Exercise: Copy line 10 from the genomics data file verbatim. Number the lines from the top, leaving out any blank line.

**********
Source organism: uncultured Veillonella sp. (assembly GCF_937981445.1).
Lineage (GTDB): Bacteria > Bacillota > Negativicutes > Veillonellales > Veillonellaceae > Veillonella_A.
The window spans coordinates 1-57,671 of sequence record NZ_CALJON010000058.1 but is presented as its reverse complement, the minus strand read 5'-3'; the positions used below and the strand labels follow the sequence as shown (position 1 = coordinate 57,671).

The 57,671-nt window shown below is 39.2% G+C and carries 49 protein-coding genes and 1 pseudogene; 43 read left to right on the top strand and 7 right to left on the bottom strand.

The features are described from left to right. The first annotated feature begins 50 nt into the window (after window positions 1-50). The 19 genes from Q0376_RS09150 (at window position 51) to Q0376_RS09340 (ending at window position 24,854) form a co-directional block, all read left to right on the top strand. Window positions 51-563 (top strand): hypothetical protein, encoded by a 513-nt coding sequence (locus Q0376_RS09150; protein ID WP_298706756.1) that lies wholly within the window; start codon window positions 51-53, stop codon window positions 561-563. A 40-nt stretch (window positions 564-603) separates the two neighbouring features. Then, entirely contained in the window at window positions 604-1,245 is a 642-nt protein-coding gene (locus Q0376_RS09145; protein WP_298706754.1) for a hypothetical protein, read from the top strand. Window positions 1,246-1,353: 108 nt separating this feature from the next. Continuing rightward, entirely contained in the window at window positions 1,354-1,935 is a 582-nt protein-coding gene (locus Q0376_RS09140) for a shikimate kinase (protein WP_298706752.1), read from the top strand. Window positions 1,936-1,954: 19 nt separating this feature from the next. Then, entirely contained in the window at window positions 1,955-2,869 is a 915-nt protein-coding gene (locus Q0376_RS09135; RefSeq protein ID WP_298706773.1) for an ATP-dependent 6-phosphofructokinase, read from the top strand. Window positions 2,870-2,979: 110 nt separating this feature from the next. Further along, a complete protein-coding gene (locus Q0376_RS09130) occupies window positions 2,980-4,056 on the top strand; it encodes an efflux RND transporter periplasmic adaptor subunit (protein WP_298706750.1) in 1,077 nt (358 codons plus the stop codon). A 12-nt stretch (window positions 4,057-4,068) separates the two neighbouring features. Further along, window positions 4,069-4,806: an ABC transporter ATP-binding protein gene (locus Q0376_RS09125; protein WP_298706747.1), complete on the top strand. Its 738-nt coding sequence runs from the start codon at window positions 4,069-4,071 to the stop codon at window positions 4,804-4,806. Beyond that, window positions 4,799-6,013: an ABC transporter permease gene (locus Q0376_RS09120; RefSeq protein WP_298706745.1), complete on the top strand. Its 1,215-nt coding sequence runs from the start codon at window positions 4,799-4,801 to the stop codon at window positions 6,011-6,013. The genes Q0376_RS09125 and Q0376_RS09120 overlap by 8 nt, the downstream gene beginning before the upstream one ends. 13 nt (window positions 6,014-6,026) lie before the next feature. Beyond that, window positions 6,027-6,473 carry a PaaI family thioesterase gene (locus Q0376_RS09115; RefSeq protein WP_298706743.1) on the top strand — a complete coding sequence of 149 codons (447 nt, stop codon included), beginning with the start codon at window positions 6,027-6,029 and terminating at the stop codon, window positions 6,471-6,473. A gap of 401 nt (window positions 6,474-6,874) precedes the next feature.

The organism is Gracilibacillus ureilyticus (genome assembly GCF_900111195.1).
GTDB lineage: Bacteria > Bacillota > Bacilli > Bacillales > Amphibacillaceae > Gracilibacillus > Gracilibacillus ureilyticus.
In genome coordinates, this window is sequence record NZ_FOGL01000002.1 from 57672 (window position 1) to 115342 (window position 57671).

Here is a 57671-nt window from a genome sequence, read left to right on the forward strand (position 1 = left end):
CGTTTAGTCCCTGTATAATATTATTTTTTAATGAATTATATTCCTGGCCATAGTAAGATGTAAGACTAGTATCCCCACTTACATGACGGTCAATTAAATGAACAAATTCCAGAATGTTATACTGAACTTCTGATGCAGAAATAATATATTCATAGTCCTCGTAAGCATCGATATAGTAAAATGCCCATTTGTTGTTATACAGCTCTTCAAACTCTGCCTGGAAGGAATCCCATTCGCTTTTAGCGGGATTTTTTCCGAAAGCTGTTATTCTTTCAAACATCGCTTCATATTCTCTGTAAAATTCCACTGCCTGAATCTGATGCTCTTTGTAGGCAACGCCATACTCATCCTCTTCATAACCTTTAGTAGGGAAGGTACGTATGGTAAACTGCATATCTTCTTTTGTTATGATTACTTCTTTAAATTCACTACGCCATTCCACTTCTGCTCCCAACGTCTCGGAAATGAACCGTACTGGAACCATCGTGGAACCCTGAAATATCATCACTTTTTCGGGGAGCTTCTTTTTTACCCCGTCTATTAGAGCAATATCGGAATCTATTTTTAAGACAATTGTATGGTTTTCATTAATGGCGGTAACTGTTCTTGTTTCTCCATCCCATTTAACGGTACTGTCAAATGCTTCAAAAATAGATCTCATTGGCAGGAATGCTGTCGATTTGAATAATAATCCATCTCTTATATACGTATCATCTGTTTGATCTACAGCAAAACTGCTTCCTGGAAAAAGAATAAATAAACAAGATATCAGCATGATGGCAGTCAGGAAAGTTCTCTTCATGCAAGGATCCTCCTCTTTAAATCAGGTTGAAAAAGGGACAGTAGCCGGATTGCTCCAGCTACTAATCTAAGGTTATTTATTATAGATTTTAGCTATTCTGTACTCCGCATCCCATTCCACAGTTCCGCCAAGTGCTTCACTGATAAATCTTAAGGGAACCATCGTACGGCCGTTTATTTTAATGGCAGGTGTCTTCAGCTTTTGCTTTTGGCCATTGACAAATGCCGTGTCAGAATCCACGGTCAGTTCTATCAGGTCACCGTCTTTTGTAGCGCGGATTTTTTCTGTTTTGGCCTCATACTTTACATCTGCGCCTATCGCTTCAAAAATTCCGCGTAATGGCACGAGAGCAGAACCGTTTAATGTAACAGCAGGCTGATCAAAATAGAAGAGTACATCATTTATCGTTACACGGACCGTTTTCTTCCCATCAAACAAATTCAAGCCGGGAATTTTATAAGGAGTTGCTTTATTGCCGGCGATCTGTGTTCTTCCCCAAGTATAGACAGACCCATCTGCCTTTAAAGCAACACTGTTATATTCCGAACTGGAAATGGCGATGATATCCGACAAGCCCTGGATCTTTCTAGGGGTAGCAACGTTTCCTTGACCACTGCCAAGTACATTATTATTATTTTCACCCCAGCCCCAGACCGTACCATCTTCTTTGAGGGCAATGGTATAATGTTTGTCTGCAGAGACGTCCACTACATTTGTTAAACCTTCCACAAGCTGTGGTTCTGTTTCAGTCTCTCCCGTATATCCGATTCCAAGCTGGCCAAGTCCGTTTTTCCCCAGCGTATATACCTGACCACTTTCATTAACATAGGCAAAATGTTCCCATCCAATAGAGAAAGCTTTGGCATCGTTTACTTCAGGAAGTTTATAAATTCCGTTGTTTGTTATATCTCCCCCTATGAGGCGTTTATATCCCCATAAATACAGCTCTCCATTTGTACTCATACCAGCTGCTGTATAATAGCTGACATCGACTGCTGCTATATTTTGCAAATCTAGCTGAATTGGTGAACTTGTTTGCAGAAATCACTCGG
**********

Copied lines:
CGTTTAGTCCCTGTATAATATTATTTTTTAATGAATTATATTCCTGGCCATAGTAAGATGTAAGACTAGTATCCCCACTTACATGACGGTCAATTAAATGAACAAATTCCAGAATGTTATACTGAACTTCTGATGCAGAAATAATATATTCATAGTCCTCGTAAGCATCGATATAGTAAAATGCCCATTTGTTGTTATACAGCTCTTCAAACTCTGCCTGGAAGGAATCCCATTCGCTTTTAGCGGGATTTTTTCCGAAAGCTGTTATTCTTTCAAACATCGCTTCATATTCTCTGTAAAATTCCACTGCCTGAATCTGATGCTCTTTGTAGGCAACGCCATACTCATCCTCTTCATAACCTTTAGTAGGGAAGGTACGTATGGTAAACTGCATATCTTCTTTTGTTATGATTACTTCTTTAAATTCACTACGCCATTCCACTTCTGCTCCCAACGTCTCGGAAATGAACCGTACTGGAACCATCGTGGAACCCTGAAATATCATCACTTTTTCGGGGAGCTTCTTTTTTACCCCGTCTATTAGAGCAATATCGGAATCTATTTTTAAGACAATTGTATGGTTTTCATTAATGGCGGTAACTGTTCTTGTTTCTCCATCCCATTTAACGGTACTGTCAAATGCTTCAAAAATAGATCTCATTGGCAGGAATGCTGTCGATTTGAATAATAATCCATCTCTTATATACGTATCATCTGTTTGATCTACAGCAAAACTGCTTCCTGGAAAAAGAATAAATAAACAAGATATCAGCATGATGGCAGTCAGGAAAGTTCTCTTCATGCAAGGATCCTCCTCTTTAAATCAGGTTGAAAAAGGGACAGTAGCCGGATTGCTCCAGCTACTAATCTAAGGTTATTTATTATAGATTTTAGCTATTCTGTACTCCGCATCCCATTCCACAGTTCCGCCAAGTGCTTCACTGATAAATCTTAAGGGAACCATCGTACGGCCGTTTATTTTAATGGCAGGTGTCTTCAGCTTTTGCTTTTGGCCATTGACAAATGCCGTGTCAGAATCCACGGTCAGTTCTATCAGGTCACCGTCTTTTGTAGCGCGGATTTTTTCTGTTTTGGCCTCATACTTTACATCTGCGCCTATCGCTTCAAAAATTCCGCGTAATGGCACGAGAGCAGAACCGTTTAATGTAACAGCAGGCTGATCAAAATAGAAGAGTACATCATTTATCGTTACACGGACCGTTTTCTTCCCATCAAACAAATTCAAGCCGGGAATTTTATAAGGAGTTGCTTTATTGCCGGCGATCTGTGTTCTTCCCCAAGTATAGACAGACCCATCTGCCTTTAAAGCAACACTGTTATATTCCGAACTGGAAATGGCGATGATATCCGACAAGCCCTGGATCTTTCTAGGGGTAGCAACGTTTCCTTGACCACTGCCAAGTACATTATTATTATTTTCACCCCAGCCCCAGACCGTACCATCTTCTTTGAGGGCAATGGTATAATGTTTGTCTGCAGAGACGTCCACTACATTTGTTAAACCTTCCACAAGCTGTGGTTCTGTTTCAGTCTCTCCCGTATATCCGATTCCAAGCTGGCCAAGTCCGTTTTTCCCCAGCGTATATACCTGACCACTTTCATTAACATAGGCAAAATGTTCCCATCCAATAGAGAAAGCTTTGGCATCGTTTACTTCAGGAAGTTTATAAATTCCGTTGTTTGTTATATCTCCCCCTATGAGGCGTTTATATCCCCATAAATACAGCTCTCCATTTGTACTCATACCAGCTGCTGTATAATAGCTGACATCGACTGCTGCTATATTTTGCAAATCTAGCTGAATTGGTGAACTTGTTTGCAGAAATCACTCGG